A Tale of Two Hemlocks

I have never poisoned anyone. I recently learned that if I were to try, I would be very bad at it. The hemlock I thought was poisonous turns out to just have an unfortunate common name. And rather than brewing up a batch of tainted tonic, I would apparently make my intended victim an aromatic cup of tea loaded in Vitamin C.

While hiking around the Appalachians this past weekend, I spied tons of hemlock trees. “What a great post for October and Halloween… Hemlock!” I thought and pulled out my sketchbook.

Sketch done, I hopped online to find out just

By |October 21st, 2014|Nature in Your Backyard, Science Art|0 Comments

Belly Button Portraits – An Opportunity to Create Art through Science!

We’d like to think that over the course of the last few years, our Belly Button Biodiversity project has inspired quite a few things.

By |October 20th, 2014|Belly Button Biodiversity, Participate, Science Art|0 Comments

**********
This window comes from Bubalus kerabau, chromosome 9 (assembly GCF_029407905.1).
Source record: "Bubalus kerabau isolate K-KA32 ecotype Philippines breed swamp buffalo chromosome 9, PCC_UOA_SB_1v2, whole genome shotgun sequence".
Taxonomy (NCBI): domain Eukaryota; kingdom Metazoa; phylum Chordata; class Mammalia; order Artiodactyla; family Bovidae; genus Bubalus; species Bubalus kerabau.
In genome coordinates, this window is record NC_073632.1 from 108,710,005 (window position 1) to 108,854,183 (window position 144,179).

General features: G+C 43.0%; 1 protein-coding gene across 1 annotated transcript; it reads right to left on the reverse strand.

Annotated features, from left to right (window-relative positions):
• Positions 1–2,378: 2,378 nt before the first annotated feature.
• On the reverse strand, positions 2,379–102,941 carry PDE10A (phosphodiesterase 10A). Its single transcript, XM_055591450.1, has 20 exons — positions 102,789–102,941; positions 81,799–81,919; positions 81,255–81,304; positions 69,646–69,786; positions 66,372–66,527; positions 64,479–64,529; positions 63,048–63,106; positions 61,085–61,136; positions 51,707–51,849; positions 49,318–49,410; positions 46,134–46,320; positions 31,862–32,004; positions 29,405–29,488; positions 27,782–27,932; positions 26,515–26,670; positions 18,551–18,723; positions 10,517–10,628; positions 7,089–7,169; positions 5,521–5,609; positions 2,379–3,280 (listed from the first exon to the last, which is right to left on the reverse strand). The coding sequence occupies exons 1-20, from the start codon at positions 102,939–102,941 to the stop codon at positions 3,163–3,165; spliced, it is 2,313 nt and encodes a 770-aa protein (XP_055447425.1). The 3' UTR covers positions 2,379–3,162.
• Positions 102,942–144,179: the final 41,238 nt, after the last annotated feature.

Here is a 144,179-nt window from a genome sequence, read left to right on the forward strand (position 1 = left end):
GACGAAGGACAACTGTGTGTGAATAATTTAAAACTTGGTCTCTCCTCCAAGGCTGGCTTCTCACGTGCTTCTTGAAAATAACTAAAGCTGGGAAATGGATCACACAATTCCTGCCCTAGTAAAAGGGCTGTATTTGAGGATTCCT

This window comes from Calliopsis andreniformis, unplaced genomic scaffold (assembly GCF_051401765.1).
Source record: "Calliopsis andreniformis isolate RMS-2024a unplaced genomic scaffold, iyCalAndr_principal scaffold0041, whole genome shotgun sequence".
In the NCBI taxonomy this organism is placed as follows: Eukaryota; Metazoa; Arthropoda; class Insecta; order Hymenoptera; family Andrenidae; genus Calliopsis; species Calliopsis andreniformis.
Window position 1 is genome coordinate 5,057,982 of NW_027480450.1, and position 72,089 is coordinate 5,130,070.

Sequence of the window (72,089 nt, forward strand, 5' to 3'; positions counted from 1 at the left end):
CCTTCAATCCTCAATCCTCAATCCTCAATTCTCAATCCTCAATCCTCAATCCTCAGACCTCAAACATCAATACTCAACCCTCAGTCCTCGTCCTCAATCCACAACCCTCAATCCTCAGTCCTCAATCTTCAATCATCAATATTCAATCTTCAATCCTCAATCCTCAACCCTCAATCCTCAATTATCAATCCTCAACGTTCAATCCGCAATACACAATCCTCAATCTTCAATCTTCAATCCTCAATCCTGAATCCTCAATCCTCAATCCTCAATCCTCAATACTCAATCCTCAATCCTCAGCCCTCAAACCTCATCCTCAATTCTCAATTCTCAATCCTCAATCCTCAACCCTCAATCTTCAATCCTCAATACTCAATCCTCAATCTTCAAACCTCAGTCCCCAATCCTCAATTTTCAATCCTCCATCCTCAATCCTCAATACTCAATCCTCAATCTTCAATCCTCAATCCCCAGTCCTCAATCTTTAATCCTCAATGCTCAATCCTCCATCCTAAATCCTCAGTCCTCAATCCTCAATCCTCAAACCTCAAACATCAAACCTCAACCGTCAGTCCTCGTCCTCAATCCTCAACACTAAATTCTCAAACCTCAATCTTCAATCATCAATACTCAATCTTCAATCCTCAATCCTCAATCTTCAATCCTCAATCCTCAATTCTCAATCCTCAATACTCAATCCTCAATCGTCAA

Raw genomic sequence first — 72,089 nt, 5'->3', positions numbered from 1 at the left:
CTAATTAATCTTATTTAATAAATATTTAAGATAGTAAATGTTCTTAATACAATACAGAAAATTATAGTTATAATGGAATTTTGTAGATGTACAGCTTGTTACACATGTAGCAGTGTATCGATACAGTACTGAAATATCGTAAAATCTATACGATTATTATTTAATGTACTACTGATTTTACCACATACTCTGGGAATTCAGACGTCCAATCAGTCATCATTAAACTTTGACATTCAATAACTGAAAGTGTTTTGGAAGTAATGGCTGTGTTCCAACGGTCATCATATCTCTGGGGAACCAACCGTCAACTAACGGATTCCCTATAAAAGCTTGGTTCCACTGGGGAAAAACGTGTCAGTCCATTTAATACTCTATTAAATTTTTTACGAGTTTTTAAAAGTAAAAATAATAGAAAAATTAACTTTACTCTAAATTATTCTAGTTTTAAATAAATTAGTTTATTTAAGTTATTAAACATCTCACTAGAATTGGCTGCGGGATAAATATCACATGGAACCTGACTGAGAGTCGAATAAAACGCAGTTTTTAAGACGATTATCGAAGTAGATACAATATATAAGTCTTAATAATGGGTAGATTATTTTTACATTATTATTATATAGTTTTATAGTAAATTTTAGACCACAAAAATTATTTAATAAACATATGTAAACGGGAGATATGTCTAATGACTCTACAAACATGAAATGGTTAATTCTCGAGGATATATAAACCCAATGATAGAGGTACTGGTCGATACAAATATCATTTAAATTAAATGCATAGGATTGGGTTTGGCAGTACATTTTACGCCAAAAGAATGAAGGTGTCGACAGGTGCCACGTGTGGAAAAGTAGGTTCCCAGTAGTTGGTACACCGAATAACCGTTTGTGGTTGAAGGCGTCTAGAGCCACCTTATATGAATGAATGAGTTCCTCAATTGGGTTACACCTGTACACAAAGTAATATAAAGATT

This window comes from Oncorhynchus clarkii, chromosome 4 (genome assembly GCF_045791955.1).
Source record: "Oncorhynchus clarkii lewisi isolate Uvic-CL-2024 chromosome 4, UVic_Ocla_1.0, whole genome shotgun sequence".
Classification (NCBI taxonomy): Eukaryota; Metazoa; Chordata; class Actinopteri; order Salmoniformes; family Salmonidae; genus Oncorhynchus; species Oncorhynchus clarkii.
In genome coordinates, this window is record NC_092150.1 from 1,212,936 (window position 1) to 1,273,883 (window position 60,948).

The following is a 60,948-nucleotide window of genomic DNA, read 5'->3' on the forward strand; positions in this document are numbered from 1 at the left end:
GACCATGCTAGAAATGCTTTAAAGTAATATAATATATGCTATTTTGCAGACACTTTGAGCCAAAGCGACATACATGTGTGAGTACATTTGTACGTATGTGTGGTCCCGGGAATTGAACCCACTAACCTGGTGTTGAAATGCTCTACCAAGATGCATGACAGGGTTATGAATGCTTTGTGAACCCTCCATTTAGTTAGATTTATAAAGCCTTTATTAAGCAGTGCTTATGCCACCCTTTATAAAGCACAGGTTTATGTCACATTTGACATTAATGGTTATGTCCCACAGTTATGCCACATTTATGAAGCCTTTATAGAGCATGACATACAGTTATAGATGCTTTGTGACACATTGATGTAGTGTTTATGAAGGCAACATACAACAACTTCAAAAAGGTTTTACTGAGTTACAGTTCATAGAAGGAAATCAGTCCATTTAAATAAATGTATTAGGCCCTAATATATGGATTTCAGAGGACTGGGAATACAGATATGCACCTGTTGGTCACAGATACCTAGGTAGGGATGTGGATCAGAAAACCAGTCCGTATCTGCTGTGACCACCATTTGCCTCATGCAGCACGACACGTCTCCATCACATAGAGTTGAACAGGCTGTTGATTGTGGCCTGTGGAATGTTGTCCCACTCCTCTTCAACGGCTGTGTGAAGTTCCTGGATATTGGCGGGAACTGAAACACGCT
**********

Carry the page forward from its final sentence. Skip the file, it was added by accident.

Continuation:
Before They Were Scientists: Doug Emlen

I recently sat down with evolutionary biologist Dr. Doug Emlen when he was in town to give a seminar at NC State. We met at the Hunt Library, and after testing out a few of their famous chairs, we settled in for an interview that took us around the world. Read on to learn how Doug spent the first six months of sixth grade in Kenya with his dad studying birds, got singled out in science class and learned early on in his academic career that he would never be Indiana Jones.

Lea: We’re thinking about middle school — what’s […]

By |October 17th, 2014|Before They Were Scientists, Education|0 Comments

A visit from the garden spider